Wide World of Disney

Photographic Innoventions by Scott Thomas

A wide angle lens for a digital SLR camera is usually considered a lens of focal length 24mm lens or less (for full frame SLR it’s about 1.5 times more or 35mm). Wide angle lenses can take in a wider field of view then normal, telephoto or telephoto zoom lenses. On my last trip to Walt Disney World, I brought an Ultra Wide Angle zoom lens made by Tokina with a range of 11 to 16mm. This lens comes in Nikon and Canon flavors and work only on digital camera bodies. These lenses are a lot of fun to use and give new ways to photograph familiar subjects.

The best way to get the most ouf of a wide angle lens is to put something of interest in the foreground, middle area and background so a viewer’s eye can be lead into the photo. In this photo I took from the Big Thunder Mountain Railroad queue (you can see the roof in the upper left hand corner) at 11mm in the Magic Kingdom, the rock shelf is in the foreground, the train and mountain is in the middle area and the trees and sky is in the background.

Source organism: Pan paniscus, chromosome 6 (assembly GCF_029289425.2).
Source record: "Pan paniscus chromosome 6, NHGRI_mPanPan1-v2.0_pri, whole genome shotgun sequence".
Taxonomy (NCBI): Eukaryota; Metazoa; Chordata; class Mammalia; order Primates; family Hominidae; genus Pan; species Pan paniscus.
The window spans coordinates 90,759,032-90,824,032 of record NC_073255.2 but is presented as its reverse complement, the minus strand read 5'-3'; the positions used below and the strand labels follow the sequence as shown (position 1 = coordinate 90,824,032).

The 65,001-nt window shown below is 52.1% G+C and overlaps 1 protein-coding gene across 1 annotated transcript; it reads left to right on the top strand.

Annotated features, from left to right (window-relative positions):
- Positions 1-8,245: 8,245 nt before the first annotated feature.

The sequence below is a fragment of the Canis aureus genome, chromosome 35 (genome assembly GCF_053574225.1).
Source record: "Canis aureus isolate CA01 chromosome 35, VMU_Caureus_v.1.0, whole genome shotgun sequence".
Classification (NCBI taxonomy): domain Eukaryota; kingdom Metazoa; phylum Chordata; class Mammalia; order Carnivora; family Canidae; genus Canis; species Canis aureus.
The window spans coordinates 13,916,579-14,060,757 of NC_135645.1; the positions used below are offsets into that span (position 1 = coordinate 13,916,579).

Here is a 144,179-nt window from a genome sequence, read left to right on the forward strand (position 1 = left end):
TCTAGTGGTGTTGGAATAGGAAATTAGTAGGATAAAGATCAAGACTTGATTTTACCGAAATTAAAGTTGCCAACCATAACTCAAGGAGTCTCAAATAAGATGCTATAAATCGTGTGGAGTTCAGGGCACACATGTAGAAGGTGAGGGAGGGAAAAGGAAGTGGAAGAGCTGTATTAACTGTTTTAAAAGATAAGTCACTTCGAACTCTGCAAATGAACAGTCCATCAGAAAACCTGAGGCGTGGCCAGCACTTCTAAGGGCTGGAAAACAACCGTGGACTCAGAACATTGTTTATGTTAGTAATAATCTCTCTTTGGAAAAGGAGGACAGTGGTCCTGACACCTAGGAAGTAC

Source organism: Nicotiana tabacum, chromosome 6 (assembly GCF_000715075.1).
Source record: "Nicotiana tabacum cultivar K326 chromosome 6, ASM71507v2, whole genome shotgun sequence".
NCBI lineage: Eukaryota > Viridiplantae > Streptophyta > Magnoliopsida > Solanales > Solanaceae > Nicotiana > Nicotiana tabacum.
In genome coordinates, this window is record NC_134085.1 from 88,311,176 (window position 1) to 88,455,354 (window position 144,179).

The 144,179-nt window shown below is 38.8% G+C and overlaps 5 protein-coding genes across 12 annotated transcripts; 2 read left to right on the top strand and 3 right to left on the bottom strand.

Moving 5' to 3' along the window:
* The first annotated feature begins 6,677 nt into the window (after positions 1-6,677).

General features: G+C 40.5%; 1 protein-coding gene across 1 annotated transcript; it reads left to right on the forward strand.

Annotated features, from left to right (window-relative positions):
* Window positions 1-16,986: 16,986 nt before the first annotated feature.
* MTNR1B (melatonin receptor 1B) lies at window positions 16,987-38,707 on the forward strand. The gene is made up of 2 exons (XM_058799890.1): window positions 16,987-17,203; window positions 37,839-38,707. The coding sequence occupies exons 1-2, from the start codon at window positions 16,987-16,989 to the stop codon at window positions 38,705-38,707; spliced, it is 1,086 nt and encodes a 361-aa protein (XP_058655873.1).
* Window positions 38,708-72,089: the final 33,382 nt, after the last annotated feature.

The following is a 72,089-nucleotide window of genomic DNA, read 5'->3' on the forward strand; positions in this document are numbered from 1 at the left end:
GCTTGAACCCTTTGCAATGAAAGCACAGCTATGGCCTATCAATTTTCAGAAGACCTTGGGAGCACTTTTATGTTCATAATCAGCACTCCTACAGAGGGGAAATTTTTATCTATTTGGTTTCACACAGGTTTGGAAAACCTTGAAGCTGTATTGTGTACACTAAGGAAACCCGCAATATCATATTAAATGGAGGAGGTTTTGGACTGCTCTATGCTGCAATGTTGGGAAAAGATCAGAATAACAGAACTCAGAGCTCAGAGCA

A train returns from it's wild ride on Big Thunder Mountain in the Magic Kingdom, Walt Disney World, Orlando, Florida.

A train returns from it’s wild ride on Big Thunder Mountain.
Nikon D70/Tokina 11-16, 1/400s, f/10, 200 ISO, +0.3 EV, 11mm Focal length

Ultra wide angle lenses are great for sweeping landscapes. I know at Walt Disney World there’s not a lot of places for landscapes in the parks. I found the resorts and waterways a better choice. I took this of the Grand Floridian while riding the resort monorail (you can see the monorail’s windows being reflected in the sky) for a kind of photo you normally do not see of a Disney resort.

The Grand Floridian from the resort monorail on the way to the Magic Kingdom, Walt Disney World, Orlando, Florida.

The Grand Floridian from the resort monorail on the way to the Magic Kingdom .
Nikon D70/Tokina 11-16, 1/125s, f/11, 200 ISO, +0.3 EV, 11mm Focal length

Again, notice the three elements used. The water in the foreground, the Grand Floridian resort in the middle area with the clouds and sky in the background. Also notice the location of the horizon in the bottom third of the photo to give emphasis to the sky.

I know you hear a lot about how third party lenses (lenses not made by a camera manufacturer like Nikon or Canon) are not as good. However, I have used two Tokina wide angle lenses (and own the 11-16mm) and have no reservations about recommending them to you.

Spaceship Earth in Epcot at 11mm, Walt Disney World, Orlando, Florida.

Scott's "Photographic Innoventions" blog focuses on intermediate to advanced photography concepts and techniques relevant for Point and Shoot and Digital SLR cameras.

Leave a Reply

Your email address will not be published. Required fields are marked *